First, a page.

Judgments - R v Rahman and others (Appellants) (On Appeal from the Court of Appeal (Criminal Division))

(back to preceding text)

74.  The second aspect of criminal law relevant for present purposes is the law relating to accessories, that is, those who are liable for crimes primarily perpetrated by others. Accessory liability extends to render a person, B, criminally liable for an act primarily committed by another party, A, when B “participat[es] in a joint criminal enterprise [with A] with foresight or contemplation of [that] act as a possible incident of that enterprise” - per Lord Hutton in R v Powell (Anthony); R v English [1999] 1 AC 1, 21.

75.  Accordingly, when A and B embark on a joint enterprise which B intends or foresees could involve killing (or to causing serious injury to) a victim, V, and A actually kills V as A intended (or, as the case may be, as a result of A intending to cause him serious injury) then B, as well as A, is guilty of V’s murder, because B intended or foresaw that A would kill V (or, as the case may be, that A would cause V serious injury).

76.  The fundamental issue raised on this appeal can be reduced to the following facts. A and B jointly attack V. B intends to cause V serious injury, but not to kill him. B believes that A has the same intention. In the course of the attack A kills V, intending to kill him. Can B avoid conviction for murder by saying that he should not be criminally liable for V being killed as a result of A intending to kill him, rather than as a result of A intending seriously to injure him?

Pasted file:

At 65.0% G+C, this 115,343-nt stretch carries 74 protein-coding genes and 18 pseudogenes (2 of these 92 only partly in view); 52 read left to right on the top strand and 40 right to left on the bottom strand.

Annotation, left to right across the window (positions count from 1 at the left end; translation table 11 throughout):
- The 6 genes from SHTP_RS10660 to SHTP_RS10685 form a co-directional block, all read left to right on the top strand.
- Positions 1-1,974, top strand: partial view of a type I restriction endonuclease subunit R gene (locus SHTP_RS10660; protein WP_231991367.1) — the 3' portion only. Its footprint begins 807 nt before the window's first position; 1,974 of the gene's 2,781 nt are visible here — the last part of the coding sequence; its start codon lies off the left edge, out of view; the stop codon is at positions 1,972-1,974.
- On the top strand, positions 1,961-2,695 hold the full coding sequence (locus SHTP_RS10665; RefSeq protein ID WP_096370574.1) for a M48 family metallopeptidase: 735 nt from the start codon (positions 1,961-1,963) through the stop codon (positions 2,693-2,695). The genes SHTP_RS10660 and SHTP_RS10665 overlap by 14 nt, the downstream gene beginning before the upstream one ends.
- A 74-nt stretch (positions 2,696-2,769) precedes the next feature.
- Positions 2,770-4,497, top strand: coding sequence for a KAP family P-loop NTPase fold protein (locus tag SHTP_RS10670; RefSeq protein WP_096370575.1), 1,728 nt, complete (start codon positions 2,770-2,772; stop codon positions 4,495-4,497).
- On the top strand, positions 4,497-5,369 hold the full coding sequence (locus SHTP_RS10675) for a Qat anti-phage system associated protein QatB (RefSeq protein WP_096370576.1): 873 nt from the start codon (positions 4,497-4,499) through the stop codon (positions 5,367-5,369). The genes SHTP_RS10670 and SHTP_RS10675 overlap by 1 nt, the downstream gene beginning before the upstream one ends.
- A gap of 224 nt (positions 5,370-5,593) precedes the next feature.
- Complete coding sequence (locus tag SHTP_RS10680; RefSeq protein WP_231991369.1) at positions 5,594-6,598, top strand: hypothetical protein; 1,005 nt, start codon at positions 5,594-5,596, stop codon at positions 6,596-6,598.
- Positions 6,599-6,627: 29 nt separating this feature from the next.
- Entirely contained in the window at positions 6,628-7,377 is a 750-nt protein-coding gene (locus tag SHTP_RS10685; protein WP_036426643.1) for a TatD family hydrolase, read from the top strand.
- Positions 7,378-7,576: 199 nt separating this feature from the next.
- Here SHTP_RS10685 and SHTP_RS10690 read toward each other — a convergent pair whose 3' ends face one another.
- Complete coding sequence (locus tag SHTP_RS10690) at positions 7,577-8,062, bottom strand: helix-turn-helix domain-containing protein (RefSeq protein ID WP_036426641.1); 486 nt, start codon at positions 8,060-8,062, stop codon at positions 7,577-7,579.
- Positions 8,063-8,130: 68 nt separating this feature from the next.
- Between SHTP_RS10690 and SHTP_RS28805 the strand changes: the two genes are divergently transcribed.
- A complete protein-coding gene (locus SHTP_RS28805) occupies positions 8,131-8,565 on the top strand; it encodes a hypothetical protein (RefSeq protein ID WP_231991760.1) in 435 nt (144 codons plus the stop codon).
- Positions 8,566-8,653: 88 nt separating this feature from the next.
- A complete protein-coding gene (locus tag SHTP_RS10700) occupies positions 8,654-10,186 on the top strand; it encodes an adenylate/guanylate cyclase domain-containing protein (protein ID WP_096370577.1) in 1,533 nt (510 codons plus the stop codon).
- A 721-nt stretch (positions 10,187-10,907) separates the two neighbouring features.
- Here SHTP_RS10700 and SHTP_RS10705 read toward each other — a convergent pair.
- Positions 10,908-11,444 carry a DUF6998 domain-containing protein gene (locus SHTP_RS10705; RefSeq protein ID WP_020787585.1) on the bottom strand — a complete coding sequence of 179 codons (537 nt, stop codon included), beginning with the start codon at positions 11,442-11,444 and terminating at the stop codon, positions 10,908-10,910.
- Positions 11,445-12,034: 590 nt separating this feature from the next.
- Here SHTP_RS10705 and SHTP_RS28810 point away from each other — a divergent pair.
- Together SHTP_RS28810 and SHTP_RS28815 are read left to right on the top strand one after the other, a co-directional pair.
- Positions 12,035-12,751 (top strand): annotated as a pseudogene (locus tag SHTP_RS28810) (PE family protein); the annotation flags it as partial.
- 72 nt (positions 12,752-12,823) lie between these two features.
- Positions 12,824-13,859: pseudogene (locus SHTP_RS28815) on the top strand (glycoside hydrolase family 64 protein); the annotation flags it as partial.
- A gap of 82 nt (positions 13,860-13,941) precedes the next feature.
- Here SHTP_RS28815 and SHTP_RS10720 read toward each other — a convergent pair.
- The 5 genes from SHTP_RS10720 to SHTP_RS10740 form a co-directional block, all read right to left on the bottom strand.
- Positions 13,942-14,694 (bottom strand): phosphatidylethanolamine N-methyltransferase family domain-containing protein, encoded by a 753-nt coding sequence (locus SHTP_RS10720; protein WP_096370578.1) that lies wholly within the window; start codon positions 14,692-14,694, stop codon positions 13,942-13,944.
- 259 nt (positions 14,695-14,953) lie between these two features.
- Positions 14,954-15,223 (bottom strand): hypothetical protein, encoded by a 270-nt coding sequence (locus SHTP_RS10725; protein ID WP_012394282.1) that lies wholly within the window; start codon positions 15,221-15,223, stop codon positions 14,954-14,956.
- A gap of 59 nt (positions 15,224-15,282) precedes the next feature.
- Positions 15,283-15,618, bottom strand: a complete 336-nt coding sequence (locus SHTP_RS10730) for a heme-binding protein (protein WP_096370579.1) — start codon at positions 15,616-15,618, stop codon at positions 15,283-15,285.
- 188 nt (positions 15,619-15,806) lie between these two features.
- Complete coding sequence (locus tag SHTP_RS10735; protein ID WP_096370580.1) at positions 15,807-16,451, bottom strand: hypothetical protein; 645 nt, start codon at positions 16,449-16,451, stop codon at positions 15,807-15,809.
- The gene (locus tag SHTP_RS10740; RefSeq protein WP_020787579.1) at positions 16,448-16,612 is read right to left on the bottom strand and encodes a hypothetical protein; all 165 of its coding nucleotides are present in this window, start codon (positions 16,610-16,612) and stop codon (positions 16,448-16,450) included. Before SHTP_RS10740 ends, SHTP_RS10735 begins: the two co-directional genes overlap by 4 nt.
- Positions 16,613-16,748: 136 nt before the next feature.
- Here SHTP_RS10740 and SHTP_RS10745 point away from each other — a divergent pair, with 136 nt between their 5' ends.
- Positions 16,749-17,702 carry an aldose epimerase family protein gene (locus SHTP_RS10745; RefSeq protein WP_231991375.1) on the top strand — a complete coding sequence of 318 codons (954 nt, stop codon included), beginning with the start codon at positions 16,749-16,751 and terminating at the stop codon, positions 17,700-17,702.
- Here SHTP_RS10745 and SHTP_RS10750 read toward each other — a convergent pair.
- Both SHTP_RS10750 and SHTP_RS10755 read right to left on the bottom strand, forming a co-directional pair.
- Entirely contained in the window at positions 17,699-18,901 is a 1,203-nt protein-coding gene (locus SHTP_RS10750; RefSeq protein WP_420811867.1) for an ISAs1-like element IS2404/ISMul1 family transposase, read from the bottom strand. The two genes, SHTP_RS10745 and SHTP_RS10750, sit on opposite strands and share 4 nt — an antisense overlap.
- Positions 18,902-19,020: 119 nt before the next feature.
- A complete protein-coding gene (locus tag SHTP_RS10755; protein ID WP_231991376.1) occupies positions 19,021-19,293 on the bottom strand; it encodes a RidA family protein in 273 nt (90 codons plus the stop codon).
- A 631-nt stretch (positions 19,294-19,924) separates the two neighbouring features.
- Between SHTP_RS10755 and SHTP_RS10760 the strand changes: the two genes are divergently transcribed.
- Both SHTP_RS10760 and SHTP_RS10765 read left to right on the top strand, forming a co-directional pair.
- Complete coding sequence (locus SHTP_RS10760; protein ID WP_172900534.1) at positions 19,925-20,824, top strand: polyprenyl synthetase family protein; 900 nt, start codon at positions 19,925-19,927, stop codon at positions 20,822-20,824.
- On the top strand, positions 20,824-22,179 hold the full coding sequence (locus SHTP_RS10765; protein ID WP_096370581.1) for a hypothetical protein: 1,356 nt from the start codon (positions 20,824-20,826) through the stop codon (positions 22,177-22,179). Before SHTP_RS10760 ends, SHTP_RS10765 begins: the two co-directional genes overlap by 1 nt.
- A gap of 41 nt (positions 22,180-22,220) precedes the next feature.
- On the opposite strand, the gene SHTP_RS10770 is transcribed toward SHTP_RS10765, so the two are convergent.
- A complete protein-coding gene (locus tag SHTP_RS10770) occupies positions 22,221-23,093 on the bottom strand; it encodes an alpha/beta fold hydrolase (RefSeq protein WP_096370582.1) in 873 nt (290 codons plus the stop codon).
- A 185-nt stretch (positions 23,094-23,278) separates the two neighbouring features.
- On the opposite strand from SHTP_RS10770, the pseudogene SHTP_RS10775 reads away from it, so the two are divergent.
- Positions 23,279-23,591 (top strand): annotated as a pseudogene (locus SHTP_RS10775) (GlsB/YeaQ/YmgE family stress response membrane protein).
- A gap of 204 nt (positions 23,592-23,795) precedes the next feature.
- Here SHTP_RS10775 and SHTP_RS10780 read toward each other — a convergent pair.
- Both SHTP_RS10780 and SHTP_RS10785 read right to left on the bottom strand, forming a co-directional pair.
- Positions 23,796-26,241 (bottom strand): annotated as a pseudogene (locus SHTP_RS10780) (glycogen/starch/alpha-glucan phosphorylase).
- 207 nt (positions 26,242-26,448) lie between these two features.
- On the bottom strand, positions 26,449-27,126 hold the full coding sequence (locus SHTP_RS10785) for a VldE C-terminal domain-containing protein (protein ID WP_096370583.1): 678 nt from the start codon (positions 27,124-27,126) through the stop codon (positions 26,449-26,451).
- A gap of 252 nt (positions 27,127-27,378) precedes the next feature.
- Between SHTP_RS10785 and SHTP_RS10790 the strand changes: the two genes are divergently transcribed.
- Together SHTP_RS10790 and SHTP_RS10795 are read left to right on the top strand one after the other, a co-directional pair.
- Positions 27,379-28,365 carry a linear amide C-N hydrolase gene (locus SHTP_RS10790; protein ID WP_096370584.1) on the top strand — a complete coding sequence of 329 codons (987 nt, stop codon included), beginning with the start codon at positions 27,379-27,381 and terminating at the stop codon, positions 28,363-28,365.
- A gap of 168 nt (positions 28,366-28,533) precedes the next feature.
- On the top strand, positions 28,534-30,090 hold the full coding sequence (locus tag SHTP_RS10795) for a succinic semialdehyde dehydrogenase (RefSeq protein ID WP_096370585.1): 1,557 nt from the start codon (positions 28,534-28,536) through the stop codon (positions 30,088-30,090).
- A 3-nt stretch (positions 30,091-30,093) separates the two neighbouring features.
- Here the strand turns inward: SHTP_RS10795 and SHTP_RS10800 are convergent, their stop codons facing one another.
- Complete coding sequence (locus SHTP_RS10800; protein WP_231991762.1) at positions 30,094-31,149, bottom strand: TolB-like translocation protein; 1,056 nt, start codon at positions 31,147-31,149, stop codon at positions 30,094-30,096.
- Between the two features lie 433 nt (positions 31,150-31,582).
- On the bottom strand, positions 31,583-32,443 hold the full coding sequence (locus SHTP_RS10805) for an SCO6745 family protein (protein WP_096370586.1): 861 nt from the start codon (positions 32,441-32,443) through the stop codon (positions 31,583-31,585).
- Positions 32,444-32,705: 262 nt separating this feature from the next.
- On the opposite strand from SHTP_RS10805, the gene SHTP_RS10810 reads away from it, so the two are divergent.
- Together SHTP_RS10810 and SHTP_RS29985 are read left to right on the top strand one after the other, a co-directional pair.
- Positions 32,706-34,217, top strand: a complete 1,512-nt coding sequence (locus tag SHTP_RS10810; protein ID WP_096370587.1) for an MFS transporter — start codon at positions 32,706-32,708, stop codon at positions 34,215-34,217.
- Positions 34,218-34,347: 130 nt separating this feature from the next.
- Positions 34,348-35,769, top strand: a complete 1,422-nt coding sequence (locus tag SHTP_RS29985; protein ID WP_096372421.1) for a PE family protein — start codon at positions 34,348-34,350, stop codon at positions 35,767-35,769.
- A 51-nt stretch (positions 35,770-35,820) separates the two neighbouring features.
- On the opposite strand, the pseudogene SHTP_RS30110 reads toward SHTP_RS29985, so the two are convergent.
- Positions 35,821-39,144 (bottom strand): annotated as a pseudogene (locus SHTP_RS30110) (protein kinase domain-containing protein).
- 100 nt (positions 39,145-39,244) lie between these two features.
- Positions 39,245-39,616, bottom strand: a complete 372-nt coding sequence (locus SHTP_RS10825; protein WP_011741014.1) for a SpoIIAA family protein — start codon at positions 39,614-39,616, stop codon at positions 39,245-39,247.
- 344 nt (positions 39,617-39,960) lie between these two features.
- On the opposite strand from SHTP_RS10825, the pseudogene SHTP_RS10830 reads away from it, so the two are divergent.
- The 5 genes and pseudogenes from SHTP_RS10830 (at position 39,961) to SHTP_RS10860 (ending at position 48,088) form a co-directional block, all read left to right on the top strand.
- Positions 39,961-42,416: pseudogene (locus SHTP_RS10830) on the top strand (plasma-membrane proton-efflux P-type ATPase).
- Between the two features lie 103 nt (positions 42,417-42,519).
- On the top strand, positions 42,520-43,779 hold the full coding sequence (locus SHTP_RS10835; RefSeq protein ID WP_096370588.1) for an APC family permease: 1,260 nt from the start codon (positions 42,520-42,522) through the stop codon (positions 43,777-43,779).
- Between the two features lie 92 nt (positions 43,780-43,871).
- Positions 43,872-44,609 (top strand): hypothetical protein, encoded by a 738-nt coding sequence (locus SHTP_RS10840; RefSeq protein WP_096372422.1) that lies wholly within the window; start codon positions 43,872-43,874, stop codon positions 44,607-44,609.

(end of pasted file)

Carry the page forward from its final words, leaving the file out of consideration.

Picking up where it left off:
77.  Like many questions of principle, it may not be possible to answer this question in the affirmative or the negative without qualification. Having said that, I believe that, in the absence of special circumstances, the answer to the question should be in the negative. In other words, I consider that B should not be able to escape being convicted of murder in such a case, at least in the absence of special circumstances.

78.  I propose first to approach the question as a matter of principle. I will then consider whether, in the light of the previous cases, there could be special circumstances which give rise to exceptions to, or which even call into question, the conclusion I have reached in principle.

79.  When seeking to resolve a question of principle in criminal law, it appears to me that one should normally bear in mind legal coherence, protection of the public, fairness to defendants, and the realities of jury trials.